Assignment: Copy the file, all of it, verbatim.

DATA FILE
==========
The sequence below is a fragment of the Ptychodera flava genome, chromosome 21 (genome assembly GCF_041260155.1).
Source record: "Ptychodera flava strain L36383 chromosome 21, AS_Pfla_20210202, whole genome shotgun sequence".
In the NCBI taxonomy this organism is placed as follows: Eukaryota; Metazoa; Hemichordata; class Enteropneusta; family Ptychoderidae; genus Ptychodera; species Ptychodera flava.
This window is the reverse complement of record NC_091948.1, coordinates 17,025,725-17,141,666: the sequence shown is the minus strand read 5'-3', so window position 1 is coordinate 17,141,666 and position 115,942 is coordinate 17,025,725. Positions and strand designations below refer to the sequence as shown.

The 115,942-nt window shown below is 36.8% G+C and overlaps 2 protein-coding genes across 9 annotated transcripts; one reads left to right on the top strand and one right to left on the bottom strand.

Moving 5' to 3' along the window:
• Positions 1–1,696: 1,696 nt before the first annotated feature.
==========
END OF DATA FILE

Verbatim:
The sequence below is a fragment of the Ptychodera flava genome, chromosome 21 (genome assembly GCF_041260155.1).
Source record: "Ptychodera flava strain L36383 chromosome 21, AS_Pfla_20210202, whole genome shotgun sequence".
In the NCBI taxonomy this organism is placed as follows: Eukaryota; Metazoa; Hemichordata; class Enteropneusta; family Ptychoderidae; genus Ptychodera; species Ptychodera flava.
This window is the reverse complement of record NC_091948.1, coordinates 17,025,725-17,141,666: the sequence shown is the minus strand read 5'-3', so window position 1 is coordinate 17,141,666 and position 115,942 is coordinate 17,025,725. Positions and strand designations below refer to the sequence as shown.

The 115,942-nt window shown below is 36.8% G+C and overlaps 2 protein-coding genes across 9 annotated transcripts; one reads left to right on the top strand and one right to left on the bottom strand.

Moving 5' to 3' along the window:
• Positions 1–1,696: 1,696 nt before the first annotated feature.